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Suggs v. United States


October 27, 2010


The opinion of the court was delivered by: Stiehl, District Judge


Before the Court is petitioner's pro se motion to vacate, set aside, or correct sentence pursuant to 28 U.S.C. § 2255 (Doc. 1).*fn1


On June 25, 2001, petitioner was sentenced to 300 months imprisonment for conspiracy to possess with intent to distribute cocaine. The conviction was affirmed on direct appeal. United States v. Suggs, 59 Fed. Appx. 818 (7th Cir. 2003). After his initial sentencing, petitioner filed his first § 2255 habeas petition attacking, among other things, information used to enhance his Sentencing Guideline range. The Seventh Circuit found merit in this claim, and remanded the case for resentencing. Suggs v. United States, 513 F.3d 675 (7th Cir. 2008). Petitioner was resentenced to 240 months.

On August 20, 2009, Suggs submitted to the Seventh Circuit Court of Appeals, an application pursuant to 28 U.S.C. § 2244(b)(3) seeking permission to file a successive collateral attack on his conviction based on his claim that he had new evidence that he is innocent of the drug offense. Suggs' request was based on an affidavit from John Ellebracht ("Ellebracht"), in which Ellebracht recanted his trial testimony that Suggs was the intended recipient of the drugs Ellebracht was caught delivering. Suggs v. United States, No. 09-3070 (7th Cir. August 27, 2009). The Seventh Circuit, in denying Suggs' request for permission to file a successive collateral attack of his conviction, held that "Ellebracht's recantation -- which comes eight years after trial and long after Ellebracht received whatever benefit he got in exchange for his cooperation -- simply does not come close to showing that no reasonable factfinder would have found him guilty as required for authorization, 28 U.S.C. § 2244(b)(2)(B)." Id. The Court found that "Ellebracht's recantation is not 'powerful evidence'" and denied Suggs' request for authorization to file a successive collateral attack. Id.

Despite the Seventh Circuit's denial, petitioner now brings a second habeas petition under § 2255, claiming it is based on "new evidence," i.e., the Ellebracht affidavit. Petitioner has not received permission to file this successive petition.


Generally, district courts lack jurisdiction to hear second habeas petitions under § 2255. Curry v. United States, 507 F.3d 603, 605 (7th Cir. 2007); Burton v. Stewart, 549 U.S. 147, 157, 127 S.Ct. 793, 799 (2007). The issue here is whether the instant motion is a "second or successive motion" within the meaning of § 2255 requiring authorization from the Court of Appeals for this Court to have jurisdiction.

Although § 2255 gives jurisdiction over first habeas petitions to the district courts, it states, "[a] second or successive motion must be certified as provided in § 2244 by a panel of the appropriate court of appeals...." Petitioner was denied such certification from the Seventh Circuit last year. Suggs v. United States, No. 09-3070 (7th Cir. August 27, 2009). Petitioner now contends that certification is not required as this is not a second motion within the meaning of § 2255, but is the first motion subsequent to his resentencing.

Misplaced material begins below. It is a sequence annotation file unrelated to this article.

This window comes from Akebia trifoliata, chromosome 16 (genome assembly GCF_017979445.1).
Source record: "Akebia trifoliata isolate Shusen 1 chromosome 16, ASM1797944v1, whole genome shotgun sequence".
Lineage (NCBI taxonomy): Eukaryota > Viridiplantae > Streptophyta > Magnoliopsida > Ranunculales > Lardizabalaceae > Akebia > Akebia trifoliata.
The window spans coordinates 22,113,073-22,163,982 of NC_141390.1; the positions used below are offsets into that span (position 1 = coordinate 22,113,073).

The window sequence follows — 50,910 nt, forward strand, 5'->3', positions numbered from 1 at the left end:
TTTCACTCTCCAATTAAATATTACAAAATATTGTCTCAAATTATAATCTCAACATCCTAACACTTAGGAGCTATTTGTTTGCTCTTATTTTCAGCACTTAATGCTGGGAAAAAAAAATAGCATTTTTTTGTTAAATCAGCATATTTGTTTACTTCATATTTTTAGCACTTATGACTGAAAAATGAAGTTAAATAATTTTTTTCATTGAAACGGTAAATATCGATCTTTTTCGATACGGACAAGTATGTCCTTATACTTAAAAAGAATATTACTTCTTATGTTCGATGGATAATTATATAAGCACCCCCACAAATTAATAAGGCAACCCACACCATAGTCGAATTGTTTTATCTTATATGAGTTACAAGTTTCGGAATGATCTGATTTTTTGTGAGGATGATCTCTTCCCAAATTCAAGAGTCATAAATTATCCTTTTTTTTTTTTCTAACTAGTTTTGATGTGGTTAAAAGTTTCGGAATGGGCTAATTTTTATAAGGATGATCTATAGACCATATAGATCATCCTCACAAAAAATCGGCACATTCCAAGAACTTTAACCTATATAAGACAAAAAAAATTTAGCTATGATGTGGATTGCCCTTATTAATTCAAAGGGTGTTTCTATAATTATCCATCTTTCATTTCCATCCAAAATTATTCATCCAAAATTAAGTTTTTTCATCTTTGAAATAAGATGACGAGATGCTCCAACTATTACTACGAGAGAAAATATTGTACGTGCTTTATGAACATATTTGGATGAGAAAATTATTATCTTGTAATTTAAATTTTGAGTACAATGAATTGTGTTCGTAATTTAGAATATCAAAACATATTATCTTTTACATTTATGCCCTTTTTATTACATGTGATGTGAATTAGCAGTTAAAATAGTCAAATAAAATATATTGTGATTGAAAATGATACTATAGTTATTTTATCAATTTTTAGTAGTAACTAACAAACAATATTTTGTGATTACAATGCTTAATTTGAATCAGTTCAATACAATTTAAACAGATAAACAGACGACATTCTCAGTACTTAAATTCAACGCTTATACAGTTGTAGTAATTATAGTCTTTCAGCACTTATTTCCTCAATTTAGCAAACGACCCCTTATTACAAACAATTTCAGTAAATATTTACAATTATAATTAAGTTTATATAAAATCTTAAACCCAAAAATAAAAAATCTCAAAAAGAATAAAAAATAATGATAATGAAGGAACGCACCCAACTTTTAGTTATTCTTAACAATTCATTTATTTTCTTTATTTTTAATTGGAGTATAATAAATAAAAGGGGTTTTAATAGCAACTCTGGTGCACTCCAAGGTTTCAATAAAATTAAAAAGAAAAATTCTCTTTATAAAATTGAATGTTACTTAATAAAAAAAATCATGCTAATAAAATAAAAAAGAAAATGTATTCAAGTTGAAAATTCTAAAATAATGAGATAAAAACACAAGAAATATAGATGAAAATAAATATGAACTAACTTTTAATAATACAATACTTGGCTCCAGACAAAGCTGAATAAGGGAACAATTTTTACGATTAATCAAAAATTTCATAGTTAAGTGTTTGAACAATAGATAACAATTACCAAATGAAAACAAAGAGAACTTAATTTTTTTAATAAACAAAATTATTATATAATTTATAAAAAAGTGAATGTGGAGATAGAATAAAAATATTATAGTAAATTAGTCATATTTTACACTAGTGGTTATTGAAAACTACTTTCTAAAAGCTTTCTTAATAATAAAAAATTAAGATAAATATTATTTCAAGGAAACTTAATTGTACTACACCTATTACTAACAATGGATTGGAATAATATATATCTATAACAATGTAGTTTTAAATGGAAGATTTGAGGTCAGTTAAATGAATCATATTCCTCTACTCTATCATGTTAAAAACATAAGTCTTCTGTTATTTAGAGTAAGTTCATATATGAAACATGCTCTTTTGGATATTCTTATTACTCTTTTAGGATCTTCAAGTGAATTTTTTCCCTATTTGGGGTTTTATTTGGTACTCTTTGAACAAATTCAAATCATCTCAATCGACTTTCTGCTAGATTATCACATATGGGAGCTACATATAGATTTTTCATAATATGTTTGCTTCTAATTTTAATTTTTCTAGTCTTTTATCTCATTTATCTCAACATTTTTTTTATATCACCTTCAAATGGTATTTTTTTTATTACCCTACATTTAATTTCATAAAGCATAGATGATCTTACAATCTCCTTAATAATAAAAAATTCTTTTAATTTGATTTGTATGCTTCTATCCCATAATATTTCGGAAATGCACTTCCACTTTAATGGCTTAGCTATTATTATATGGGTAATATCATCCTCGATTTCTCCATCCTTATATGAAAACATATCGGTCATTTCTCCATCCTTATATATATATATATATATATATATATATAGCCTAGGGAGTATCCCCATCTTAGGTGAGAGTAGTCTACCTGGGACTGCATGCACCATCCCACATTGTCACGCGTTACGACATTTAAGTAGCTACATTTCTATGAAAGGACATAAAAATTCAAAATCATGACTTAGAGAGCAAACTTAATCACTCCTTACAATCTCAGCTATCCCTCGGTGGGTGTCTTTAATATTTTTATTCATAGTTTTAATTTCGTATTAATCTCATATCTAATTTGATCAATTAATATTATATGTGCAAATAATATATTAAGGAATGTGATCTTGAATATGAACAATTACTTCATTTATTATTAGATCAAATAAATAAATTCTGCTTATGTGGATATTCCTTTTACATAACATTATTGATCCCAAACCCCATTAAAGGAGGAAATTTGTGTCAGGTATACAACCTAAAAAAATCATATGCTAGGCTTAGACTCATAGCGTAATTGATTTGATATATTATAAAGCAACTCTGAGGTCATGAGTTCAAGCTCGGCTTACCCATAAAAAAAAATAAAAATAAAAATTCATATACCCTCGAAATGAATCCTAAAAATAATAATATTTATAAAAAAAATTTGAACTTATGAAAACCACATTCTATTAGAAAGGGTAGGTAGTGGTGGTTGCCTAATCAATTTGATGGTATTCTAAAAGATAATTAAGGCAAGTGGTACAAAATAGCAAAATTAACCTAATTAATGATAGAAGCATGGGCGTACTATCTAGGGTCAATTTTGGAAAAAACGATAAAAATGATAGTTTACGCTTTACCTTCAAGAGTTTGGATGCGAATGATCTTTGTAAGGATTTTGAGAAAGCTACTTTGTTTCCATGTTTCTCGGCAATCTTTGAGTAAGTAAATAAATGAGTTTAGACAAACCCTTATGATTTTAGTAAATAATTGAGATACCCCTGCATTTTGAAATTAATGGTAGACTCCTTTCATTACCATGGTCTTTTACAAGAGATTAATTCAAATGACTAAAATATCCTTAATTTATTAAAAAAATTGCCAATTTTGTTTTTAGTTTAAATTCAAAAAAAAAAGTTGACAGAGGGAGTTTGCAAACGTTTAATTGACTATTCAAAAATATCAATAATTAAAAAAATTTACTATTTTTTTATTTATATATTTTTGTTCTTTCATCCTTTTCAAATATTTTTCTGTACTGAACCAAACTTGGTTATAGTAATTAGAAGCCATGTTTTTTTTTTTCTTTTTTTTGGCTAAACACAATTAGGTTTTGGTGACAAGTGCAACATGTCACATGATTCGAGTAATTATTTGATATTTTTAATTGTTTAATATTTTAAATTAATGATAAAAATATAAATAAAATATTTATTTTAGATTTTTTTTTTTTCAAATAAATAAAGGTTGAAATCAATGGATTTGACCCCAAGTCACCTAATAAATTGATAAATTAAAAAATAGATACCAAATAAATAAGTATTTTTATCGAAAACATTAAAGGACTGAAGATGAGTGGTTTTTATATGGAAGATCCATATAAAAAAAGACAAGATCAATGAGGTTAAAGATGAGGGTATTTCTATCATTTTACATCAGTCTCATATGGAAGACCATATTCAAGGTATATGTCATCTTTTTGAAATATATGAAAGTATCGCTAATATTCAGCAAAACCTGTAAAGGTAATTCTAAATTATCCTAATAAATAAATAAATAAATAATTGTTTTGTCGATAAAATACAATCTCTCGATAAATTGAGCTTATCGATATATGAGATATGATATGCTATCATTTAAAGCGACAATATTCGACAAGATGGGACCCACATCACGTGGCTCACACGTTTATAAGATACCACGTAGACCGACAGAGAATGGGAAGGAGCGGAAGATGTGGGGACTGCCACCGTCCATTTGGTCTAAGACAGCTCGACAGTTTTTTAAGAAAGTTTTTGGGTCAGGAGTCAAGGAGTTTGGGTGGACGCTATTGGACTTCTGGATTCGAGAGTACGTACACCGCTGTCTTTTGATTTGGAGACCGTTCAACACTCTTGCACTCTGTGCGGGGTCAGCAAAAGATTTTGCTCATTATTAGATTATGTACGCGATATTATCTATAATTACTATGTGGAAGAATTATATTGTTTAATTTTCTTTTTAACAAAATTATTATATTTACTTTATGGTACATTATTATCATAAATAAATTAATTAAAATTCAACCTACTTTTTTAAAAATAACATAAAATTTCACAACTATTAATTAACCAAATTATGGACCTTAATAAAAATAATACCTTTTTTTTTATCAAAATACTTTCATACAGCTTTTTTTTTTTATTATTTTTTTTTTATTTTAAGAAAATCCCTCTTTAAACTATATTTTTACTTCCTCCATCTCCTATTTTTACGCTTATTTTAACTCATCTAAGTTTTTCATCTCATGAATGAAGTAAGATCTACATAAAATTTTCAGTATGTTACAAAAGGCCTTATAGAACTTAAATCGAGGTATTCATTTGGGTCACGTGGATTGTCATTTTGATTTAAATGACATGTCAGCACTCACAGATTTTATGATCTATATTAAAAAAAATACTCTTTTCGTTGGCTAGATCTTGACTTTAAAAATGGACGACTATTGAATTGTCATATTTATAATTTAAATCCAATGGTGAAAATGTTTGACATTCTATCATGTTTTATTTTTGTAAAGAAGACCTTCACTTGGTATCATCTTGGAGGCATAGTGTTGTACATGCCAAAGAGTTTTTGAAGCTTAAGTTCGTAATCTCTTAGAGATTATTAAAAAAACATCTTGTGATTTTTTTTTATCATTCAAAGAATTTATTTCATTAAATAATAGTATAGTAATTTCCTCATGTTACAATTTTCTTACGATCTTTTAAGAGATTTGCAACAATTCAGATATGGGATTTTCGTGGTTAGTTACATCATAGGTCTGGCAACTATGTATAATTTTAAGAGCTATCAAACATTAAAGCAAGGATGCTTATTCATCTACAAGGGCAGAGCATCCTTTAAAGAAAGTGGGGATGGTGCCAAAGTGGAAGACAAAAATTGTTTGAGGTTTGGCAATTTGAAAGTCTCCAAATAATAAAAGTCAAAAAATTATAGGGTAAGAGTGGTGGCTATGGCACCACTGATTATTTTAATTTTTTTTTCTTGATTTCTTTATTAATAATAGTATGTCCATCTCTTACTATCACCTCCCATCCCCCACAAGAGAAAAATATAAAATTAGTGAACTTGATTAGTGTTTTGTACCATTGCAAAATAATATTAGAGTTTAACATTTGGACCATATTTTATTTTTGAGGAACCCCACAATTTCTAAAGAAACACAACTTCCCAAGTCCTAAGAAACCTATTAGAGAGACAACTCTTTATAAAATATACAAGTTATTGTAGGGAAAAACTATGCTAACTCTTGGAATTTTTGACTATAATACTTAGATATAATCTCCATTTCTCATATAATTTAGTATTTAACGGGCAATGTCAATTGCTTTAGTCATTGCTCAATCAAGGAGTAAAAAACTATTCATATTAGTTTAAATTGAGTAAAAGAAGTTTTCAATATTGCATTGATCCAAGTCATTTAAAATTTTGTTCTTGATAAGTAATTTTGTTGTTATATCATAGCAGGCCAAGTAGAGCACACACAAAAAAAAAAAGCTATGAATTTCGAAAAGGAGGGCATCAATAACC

The Seventh Circuit has clearly stated that intervening proceedings do not reset the count for habeas petitions of the underlying conviction. See Dahler v. United States, 259 F.3d 763, 764 (7th Cir. 2001). The Circuit has allowed habeas petitions challenging resentencings, but it has carefully noted that the petitioner "[did] not present any claims challenging his [underlying] conviction," Walker v. Roth, 133 F.3d 454, 455 (7th Cir. 1997), and also noted that "had [petitioner] sought to challenge aspects of his conviction the district court would have been correct in dismissing his petition as successive." Id. at 455 n.1. See also Lang v. United States, 474 F.3d 348, 351-52 (6th Cir. 2007); Esposito v. United States, 135 F.3d 111, 113-14 (2d Cir. 1997).

Petitioner here exclusively challenges his underlying conviction based on the new evidence that, petitioner contends, would call his conviction into question. While newly discovered evidence is one of the bases for habeas relief under § 2255(h), jurisdiction for the successive habeas petitions is given exclusively to the court of appeals. Therefore, because petitioner's motion is successive within the meaning of § 2255, only the court of appeals has jurisdiction to consider his habeas petition.

This standard is undisturbed by the recent Supreme Court decision in Magwood v. Patterson, 130 S.Ct. 2788 (2010). This decision was limited to situations where the habeas petition is based on both the intervening proceeding and the original case. The Court found that the text of the statute "commands a more straightforward rule: where . . . there is a new judgment intervening between the two habeas petitions an application challenging the resulting new judgment is not 'second or successive' at all." Id. at 2802 (internal quotation omitted) (emphasis added). Petitioner's motion only mentions new evidence that would call into question his underlying conviction, not the new judgment. The Court, therefore, FINDS that it is a second or successive motion within the meaning of § 2255 and that the Court has no jurisdiction to consider its merits.


Petitioner's motion to vacate, set aside or correct sentence (Doc. 1) is a second or successive petition for which leave to file has not been granted, and accordingly, the Court DISMISSES the petition for lack of jurisdiction.

The Clerk of the Court is DIRECTED to enter judgment accordingly.



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